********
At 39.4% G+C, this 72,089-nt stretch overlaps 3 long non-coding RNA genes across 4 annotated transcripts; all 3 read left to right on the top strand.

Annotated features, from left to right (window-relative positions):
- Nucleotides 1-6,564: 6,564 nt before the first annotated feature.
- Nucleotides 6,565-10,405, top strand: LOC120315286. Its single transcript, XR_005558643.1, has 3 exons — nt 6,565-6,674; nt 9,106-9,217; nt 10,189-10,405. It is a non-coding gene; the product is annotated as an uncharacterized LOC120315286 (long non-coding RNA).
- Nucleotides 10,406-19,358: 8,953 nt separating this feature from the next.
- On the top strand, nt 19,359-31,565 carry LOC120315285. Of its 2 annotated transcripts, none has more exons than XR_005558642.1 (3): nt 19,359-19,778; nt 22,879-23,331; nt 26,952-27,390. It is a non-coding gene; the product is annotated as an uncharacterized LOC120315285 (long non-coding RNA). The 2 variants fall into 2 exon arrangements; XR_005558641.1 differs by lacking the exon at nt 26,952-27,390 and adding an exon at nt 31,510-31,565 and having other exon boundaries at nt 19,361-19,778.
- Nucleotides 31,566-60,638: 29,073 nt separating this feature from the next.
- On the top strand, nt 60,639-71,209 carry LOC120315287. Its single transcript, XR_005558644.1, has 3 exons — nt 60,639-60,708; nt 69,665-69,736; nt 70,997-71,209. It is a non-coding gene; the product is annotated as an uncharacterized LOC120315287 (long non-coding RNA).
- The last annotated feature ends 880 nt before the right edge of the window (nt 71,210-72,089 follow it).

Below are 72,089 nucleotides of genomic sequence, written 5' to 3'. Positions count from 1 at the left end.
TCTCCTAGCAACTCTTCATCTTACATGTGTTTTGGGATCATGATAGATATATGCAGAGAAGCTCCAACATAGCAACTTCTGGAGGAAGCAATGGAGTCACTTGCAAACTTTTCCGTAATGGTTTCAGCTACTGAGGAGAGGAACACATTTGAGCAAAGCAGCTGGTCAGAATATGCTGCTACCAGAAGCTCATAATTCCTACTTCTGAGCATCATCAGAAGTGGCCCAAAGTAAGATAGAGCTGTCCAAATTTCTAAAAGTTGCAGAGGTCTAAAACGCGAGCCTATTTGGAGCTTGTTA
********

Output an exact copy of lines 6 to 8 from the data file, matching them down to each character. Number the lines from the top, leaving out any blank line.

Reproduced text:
- On the top strand, nt 19,359-31,565 carry LOC120315285. Of its 2 annotated transcripts, none has more exons than XR_005558642.1 (3): nt 19,359-19,778; nt 22,879-23,331; nt 26,952-27,390. It is a non-coding gene; the product is annotated as an uncharacterized LOC120315285 (long non-coding RNA). The 2 variants fall into 2 exon arrangements; XR_005558641.1 differs by lacking the exon at nt 26,952-27,390 and adding an exon at nt 31,510-31,565 and having other exon boundaries at nt 19,361-19,778.
- Nucleotides 31,566-60,638: 29,073 nt separating this feature from the next.
- On the top strand, nt 60,639-71,209 carry LOC120315287. Its single transcript, XR_005558644.1, has 3 exons — nt 60,639-60,708; nt 69,665-69,736; nt 70,997-71,209. It is a non-coding gene; the product is annotated as an uncharacterized LOC120315287 (long non-coding RNA).